The 5 Types Of People You Absolutely Need As References

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Senior Master Sgt. Timothy Nichols, left, discusses fuel consumption with Tech. Sgt. Francisco Guerrero-Vasquez on the flight deck of a C-5B Galaxy on a Pacific channel mission. Both Air Force Reserve aviators are assigned to the 312th Airlift Squadron, Travis Air Force Base, Calif. Nichols is a flight engineer evaluator and Guerrero-Vasquez is a flight engineer.
Photo by Lt. Col. Robert Couse-Baker

Successful careers and businesses are built through good relationships. Having credible references initiates some of those vital connections, by almost instantly helping you establish trust and validity. Your professional references should be strategically compiled with a diverse roster of contacts, ones whom you actually stay in touch with. Maintaining good references is evidence of good communication skills, and says that you’re a well respected and a likeable candidate.


I recommend choosing your references according to five vital categories: Mentors, bosses, clients, peers and friends. Be sure that all references in all categories are well informed of your endeavors, and are properly prepared to respond when you include them as a reference.

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Here's the breakdown of why these five categories are essential, and of what each can offer.

The mentor

A mentor reference should be very familiar with your personal vision and career goals, and should be willing to provide you with a letter of recommendation upon request. Mentors guide and counsel you, and understand how you respond to coaching. My mentor references help validate my preparedness to take effective action in the roles that I compete for. They publicly emphasize my strengths, but privately coach me on my weaknesses. They point me in the direction of opportunity, and warn me away from potential threats. The best mentor references are savvy promoters and powerful connectors.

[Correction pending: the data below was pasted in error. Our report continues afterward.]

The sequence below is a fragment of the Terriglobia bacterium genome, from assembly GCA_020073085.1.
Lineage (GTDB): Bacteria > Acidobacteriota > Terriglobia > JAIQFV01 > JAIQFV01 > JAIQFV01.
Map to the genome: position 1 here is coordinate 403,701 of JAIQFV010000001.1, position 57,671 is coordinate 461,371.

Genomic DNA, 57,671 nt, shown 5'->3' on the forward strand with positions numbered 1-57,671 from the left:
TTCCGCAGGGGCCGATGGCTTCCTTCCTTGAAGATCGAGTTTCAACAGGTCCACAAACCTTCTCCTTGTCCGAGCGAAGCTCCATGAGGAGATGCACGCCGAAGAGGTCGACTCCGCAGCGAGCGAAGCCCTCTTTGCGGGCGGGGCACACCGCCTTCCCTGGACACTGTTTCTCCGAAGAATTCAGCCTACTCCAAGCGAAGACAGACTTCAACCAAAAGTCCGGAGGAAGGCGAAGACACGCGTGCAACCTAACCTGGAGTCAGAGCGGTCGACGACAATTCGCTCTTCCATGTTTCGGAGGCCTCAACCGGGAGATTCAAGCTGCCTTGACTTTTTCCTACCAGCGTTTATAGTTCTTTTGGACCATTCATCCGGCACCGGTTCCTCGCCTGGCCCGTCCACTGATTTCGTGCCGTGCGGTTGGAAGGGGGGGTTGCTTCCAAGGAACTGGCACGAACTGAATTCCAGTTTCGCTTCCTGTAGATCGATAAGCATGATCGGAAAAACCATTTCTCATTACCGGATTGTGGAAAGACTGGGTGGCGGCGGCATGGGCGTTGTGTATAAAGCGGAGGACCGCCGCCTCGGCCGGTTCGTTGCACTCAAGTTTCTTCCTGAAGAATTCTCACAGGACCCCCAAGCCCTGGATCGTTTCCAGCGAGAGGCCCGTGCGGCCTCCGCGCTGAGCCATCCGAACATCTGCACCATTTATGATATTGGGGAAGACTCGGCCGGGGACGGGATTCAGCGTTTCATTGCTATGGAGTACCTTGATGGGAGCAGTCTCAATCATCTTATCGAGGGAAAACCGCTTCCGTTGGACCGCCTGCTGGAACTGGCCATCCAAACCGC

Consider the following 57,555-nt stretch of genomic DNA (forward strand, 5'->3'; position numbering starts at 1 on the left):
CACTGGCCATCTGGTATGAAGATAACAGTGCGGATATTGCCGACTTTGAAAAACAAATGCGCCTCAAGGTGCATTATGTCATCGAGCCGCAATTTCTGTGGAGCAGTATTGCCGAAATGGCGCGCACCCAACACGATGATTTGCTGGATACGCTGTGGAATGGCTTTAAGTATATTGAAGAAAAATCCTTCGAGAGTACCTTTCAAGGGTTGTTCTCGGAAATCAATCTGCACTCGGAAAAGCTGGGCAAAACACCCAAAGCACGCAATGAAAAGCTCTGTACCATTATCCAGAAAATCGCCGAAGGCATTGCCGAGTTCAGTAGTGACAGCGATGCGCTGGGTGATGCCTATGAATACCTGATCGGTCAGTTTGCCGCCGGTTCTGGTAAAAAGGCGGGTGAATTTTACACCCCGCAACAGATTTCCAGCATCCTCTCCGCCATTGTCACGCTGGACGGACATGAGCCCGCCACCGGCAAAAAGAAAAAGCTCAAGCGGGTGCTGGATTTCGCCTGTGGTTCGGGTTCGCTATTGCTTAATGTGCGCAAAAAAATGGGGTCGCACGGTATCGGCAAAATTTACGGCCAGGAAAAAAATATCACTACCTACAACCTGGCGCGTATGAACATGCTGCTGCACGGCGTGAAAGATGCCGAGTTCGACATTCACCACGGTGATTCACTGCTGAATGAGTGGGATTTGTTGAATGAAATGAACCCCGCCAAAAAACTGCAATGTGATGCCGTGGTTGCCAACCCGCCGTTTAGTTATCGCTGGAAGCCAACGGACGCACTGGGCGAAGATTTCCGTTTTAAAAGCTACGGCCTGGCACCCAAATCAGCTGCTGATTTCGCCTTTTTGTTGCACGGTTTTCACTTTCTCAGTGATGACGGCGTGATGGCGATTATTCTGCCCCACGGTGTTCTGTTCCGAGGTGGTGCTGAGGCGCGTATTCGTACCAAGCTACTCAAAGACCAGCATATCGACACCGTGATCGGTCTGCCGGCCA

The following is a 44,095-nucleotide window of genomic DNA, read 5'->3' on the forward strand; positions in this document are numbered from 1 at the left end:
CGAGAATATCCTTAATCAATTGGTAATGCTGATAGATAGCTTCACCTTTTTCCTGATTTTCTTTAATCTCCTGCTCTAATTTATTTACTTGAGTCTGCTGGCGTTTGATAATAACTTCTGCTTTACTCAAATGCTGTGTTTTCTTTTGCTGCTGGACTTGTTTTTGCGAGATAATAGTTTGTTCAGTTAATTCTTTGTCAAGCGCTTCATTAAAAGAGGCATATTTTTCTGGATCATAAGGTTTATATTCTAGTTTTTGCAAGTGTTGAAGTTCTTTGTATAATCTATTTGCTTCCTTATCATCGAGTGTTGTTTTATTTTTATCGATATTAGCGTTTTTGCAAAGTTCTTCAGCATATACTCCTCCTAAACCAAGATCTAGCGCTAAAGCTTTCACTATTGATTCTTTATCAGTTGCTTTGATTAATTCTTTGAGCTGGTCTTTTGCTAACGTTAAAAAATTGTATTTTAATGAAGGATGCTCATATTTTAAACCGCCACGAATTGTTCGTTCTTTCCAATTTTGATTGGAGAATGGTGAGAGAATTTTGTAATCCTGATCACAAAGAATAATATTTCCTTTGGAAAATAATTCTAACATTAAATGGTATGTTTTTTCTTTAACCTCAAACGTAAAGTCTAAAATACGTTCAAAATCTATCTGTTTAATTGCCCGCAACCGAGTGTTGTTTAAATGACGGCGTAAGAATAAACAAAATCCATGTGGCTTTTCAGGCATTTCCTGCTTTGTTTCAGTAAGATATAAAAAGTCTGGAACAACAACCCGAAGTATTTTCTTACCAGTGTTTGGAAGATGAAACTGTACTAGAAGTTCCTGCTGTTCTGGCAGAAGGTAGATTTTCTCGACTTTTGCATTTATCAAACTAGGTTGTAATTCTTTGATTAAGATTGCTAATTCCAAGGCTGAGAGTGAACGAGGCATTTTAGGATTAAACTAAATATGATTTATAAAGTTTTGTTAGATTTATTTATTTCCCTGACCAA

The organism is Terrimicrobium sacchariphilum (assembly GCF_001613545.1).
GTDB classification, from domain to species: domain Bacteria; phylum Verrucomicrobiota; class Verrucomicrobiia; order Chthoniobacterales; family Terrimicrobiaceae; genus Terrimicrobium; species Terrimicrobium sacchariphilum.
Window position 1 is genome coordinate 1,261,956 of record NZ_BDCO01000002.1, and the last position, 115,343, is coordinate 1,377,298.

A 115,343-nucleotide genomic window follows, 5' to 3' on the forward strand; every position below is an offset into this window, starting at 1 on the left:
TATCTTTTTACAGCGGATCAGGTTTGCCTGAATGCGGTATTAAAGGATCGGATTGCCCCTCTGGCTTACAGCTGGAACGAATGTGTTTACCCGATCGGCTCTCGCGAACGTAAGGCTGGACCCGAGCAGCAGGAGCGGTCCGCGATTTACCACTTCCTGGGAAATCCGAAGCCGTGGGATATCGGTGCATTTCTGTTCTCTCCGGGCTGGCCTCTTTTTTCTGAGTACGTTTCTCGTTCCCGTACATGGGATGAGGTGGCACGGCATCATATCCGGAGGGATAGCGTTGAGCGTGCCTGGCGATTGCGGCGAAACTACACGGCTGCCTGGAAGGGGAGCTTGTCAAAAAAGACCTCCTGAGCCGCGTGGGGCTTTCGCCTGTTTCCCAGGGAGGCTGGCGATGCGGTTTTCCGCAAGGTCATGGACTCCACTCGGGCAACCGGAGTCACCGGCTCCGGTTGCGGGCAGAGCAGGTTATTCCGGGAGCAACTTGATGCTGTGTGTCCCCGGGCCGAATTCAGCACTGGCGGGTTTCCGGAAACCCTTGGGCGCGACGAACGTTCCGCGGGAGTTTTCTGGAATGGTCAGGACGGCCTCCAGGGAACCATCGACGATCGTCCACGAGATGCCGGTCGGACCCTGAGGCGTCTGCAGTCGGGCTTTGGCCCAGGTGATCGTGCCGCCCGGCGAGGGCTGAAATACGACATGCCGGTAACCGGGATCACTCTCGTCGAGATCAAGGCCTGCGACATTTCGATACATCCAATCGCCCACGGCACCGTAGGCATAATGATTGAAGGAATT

The former boss or direct supervisor

It is imperative to make an amicable departure from every professional situation. Do not burn your bridges. If you've burned some already, then start making repairs immediately. Why? Because, in almost every potential employment scenario, your last supervisor is a primary person of interest. They know your roles and responsibilities well since they managed the execution and fulfillment of them. Your last employer has a heavy influence on your professional pursuits. Even if you're released from a job based on unsatisfactory performance, this reference is still necessary and can still be used in your favor.

The client

Listing a client as a reference can provide a potential employer with testimony of your deliverables. Whatever outcomes result from your productivity (i.e., software code, website designs, photographs, sales revenue, manufactured products, project management, etc.), clients are probably the most reputable voice for feedback. The client is primarily concerned with the scope, quality, and timeliness of whatever it is that you do as a professional. I really lean on my clients for references because they are the best proof that I can produce satisfactory results on a consistent basis.

The peer

The peer reference is your character witness and should vouch for your interpersonal skills. This is someone who's been present during your day-to-day mode of operation. He or she can speak to your leadership potential, how you engage with others in the work environment, how you promote organizational culture, and how you function when under stress. My peer references speak of me as a team player, a motivator, and as someone that they enjoy working with on a regular basis.

The personal history buff, aka the old friend

This is the "true friend" reference, the person who knows your origins, how hard you work, and how far you've come already. My true friend references are able to share stories of trial and tribulation transformed into achievement and success. They know how I treat my wife, my kid, my mother, my siblings, and even my neighbors. They can attest to my continual progression. They might also share a funny story or two, just to lighten the atmosphere and give insight to who I am outside of work (in a positive, favorable light of course).

From a professional standpoint, mentors, bosses, clients, peers, and friends all have to be willing to speak for you in order for others to be able to trust what you say. Using this mix of references will certainly work in your favor because it's set up for answering any pertinent questions, while hopefully dispelling any doubts or concerns regarding who you are and what you can do.

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